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Lung cancer mortality and fibre exposures among North Carolina asbestos textile workers
  1. D Loomis1,
  2. J M Dement2,
  3. S H Wolf3,
  4. D B Richardson3
  1. 1
    School of Community Health Sciences, University of Nevada, Reno, Nevada, USA
  2. 2
    Duke University Medical Center, Durham, North Carolina, USA
  3. 3
    School of Public Health, University of North Carolina, Chapel Hill, North Carolina, USA
  1. Dana Loomis, School of Community Health Sciences, University of Nevada, Reno, Nevada, USA; dploomis{at}unr.edu

Abstract

Objective: To describe mortality among workers exposed to chrysotile asbestos and evaluate the relationship between lung cancer and asbestos fibre exposure.

Methods: Workers employed for at least 1 day between 1 January 1950 and 31 December 1973 in any of four plants in North Carolina, USA that produced asbestos textile products were enumerated. Vital status was ascertained through 31 December 2003. Historical exposures to asbestos fibres were estimated from work histories and 3578 industrial hygiene measurements taken in 1935–1986. Mortality of the cohort was compared with that of the national population via standardised mortality ratios (SMRs). Exposure–response relationships for lung cancer were examined within the cohort using Poisson regression to compute adjusted mortality rate ratios.

Results: Follow-up of 5770 workers included in the cohort resulted in 181 640 person-years of observation, with 2583 deaths from all causes and 277 from lung cancer. Mortality from all causes, all cancers and lung cancer was significant higher than expected, with SMRs of 1.47 for all causes, 1.41 for all cancer and 1.96 (95% CI 1.73 to 2.20) for lung cancer. SMRs for pleural cancer, mesothelioma and pneumoconiosis were also elevated. The risk of lung cancer and asbestosis increased with cumulative fibre exposure (RR 1.102 per 100 fibre-year/ml, 95% CI 1.044 to 1.164, and RR 1.249 per 100 fibre-year/ml, 95% CI 1.186 to 1.316, respectively, for total career exposure).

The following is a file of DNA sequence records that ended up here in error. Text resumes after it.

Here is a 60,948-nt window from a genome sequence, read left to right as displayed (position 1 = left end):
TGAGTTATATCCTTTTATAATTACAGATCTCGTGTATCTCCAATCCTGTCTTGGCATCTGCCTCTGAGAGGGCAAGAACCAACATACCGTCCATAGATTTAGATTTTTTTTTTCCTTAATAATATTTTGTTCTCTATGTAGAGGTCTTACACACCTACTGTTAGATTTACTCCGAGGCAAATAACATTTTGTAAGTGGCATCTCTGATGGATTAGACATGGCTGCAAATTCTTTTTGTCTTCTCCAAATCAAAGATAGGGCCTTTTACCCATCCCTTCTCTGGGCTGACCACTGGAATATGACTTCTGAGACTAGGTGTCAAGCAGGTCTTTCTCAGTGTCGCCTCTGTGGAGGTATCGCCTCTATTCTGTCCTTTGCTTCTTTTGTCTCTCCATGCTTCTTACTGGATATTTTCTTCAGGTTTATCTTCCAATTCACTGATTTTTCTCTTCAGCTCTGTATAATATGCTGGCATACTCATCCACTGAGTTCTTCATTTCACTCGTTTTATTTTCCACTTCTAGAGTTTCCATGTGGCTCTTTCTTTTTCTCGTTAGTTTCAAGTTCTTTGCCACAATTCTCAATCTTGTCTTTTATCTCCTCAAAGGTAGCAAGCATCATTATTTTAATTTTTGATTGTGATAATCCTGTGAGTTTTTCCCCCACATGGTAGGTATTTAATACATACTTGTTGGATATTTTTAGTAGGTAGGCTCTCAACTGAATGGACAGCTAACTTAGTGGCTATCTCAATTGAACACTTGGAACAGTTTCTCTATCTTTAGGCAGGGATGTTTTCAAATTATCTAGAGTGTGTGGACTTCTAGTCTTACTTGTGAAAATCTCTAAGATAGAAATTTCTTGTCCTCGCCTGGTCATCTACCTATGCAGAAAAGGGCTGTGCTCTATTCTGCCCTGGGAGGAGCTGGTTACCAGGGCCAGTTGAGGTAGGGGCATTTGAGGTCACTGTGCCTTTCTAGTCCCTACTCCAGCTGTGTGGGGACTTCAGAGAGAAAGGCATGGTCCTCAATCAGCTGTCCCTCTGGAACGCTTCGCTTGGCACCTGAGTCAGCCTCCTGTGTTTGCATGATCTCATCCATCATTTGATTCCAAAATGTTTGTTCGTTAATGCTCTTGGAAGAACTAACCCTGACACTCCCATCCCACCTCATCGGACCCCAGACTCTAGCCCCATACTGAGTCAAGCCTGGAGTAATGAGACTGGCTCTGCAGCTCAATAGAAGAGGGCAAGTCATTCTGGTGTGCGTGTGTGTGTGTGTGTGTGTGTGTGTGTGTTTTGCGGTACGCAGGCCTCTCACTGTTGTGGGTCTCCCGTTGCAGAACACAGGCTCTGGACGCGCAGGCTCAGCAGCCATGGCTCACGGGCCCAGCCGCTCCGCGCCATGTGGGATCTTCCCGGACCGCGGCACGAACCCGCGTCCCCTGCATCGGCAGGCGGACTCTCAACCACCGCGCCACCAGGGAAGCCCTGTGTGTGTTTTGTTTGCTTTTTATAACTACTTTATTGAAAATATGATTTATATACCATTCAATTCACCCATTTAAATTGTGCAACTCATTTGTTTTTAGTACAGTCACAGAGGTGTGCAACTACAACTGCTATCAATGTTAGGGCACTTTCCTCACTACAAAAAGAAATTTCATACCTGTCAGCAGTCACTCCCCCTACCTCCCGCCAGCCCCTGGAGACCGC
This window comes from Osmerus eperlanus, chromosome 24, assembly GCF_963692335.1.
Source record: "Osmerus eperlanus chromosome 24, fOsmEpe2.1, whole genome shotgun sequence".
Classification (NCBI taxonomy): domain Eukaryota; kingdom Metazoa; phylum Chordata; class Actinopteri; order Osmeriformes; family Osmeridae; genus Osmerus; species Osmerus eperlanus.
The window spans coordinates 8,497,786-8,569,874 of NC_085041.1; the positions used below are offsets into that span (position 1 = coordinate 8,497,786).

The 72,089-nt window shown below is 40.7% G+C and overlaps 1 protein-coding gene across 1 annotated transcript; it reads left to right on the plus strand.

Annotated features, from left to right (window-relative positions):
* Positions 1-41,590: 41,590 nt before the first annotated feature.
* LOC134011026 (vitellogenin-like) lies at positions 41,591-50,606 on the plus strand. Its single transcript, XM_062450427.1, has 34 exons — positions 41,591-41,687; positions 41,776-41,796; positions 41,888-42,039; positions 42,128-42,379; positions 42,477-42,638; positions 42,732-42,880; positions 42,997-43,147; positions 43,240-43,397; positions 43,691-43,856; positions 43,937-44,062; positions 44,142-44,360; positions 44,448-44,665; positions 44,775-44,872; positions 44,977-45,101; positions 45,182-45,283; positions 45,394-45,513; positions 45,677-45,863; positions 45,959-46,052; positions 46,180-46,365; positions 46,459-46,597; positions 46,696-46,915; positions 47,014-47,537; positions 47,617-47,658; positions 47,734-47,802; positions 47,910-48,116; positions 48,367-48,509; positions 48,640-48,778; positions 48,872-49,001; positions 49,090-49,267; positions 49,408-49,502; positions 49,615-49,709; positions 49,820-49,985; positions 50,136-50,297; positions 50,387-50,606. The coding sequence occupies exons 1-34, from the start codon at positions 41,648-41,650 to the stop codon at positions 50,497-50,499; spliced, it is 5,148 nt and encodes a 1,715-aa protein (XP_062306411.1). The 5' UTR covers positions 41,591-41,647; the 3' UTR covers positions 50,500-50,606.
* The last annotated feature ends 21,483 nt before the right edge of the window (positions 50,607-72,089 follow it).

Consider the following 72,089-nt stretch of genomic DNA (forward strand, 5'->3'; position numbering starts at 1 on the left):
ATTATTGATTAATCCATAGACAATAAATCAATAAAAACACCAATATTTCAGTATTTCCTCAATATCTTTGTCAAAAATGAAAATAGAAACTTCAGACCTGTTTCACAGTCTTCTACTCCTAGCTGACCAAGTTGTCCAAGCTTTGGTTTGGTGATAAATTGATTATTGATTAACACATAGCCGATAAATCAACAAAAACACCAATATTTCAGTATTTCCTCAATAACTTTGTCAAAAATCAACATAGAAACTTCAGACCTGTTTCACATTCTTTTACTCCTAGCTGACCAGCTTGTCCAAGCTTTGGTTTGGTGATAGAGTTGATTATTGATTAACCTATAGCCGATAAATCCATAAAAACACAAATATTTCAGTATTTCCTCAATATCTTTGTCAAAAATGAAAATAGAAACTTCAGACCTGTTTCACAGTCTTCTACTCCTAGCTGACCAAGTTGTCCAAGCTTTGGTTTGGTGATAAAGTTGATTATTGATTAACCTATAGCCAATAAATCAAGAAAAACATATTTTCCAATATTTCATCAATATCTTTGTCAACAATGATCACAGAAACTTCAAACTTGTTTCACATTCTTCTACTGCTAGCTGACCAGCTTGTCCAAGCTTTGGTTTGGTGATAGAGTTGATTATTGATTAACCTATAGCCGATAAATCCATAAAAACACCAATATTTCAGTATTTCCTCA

Conclusions: This study provides further evidence that exposure to chrysotile asbestos in textile manufacturing is associated with increased risk of lung cancer, asbestosis cancer of the pleura and mesothelioma.

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Footnotes

  • ▸ Additional methods and results are published online only at http://oem.bmj.com/content/vol66/issue8

  • Funding: Support for this research was provided by grant R01-OH007803 from the National Institute for Occupational Safety and Health (USA).

  • Competing interests: None.

  • Ethics approval: Procedures involving human subjects were approved by the Institutional Review Boards of the University of North Carolina, Chapel Hill and the University of Nevada, Reno.

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